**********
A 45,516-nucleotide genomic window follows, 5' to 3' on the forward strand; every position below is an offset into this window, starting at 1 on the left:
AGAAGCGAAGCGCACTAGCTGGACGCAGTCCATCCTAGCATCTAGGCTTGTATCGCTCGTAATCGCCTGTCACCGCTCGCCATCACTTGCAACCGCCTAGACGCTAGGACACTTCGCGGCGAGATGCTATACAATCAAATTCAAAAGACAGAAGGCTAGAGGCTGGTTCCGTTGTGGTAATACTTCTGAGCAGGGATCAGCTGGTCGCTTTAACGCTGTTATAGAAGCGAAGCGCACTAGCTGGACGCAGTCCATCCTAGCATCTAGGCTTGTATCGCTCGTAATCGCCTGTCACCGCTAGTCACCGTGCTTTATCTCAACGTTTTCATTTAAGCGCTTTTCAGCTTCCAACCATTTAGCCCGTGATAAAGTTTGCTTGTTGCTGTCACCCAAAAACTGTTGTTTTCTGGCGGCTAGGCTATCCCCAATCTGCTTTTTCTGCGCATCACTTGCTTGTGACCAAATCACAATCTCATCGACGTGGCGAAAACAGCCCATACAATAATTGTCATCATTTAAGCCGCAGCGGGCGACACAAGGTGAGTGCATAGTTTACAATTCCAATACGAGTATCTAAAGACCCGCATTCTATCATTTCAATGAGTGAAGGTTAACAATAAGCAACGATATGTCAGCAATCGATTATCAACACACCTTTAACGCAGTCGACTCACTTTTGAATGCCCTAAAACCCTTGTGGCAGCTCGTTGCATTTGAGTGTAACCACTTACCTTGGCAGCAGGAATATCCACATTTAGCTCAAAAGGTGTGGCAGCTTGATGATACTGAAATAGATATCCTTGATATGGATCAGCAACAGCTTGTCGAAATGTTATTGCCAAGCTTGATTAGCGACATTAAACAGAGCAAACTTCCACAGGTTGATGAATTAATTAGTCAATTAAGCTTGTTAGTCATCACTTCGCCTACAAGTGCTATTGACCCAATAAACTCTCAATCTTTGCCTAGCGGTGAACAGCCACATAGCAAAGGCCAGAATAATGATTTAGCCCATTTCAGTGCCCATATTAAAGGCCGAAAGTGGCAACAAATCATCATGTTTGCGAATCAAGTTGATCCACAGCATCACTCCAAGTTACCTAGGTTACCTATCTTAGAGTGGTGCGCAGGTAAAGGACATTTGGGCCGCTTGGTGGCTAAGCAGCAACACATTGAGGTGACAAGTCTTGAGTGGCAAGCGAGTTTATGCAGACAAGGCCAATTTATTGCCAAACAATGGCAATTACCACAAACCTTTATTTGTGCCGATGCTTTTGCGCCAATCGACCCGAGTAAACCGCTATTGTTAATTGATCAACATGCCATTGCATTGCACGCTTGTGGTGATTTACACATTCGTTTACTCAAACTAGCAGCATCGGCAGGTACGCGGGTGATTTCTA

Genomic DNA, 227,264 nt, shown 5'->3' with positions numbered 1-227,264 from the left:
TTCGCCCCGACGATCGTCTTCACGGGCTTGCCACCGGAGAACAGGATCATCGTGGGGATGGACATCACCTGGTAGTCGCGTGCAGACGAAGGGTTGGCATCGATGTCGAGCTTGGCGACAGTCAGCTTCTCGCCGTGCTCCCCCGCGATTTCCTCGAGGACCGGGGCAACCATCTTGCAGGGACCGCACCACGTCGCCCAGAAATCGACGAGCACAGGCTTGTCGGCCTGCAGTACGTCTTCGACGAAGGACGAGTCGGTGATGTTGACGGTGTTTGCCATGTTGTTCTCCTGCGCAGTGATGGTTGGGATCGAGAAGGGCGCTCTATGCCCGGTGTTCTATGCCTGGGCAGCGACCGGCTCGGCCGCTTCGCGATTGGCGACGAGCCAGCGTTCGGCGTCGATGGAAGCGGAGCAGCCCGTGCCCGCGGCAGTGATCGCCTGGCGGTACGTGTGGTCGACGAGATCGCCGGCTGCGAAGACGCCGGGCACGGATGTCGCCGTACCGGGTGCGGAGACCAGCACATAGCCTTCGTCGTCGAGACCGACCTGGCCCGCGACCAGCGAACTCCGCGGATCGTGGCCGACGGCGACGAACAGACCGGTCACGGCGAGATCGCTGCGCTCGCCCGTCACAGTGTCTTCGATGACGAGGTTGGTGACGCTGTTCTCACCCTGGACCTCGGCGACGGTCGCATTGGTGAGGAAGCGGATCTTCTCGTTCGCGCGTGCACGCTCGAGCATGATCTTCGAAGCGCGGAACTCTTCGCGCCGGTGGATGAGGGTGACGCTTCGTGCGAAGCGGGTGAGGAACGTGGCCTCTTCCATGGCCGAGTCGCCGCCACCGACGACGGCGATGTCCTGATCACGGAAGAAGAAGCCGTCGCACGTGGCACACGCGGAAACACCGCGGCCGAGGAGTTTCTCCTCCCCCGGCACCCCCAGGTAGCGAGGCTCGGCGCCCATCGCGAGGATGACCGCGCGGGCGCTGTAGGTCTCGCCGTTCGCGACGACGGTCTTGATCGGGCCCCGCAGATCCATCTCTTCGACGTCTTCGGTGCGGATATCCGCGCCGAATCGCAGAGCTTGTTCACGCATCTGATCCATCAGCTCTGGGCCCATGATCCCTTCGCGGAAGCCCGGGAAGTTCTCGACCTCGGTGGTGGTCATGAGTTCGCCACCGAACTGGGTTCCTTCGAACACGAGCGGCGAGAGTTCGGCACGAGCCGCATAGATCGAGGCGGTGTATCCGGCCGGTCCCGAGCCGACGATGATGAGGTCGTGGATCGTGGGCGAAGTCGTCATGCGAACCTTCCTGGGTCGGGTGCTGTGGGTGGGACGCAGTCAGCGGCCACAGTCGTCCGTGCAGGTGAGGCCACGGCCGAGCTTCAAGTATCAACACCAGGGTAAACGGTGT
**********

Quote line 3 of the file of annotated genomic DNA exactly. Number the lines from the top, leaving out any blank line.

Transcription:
Genomic DNA, 227,264 nt, shown 5'->3' with positions numbered 1-227,264 from the left: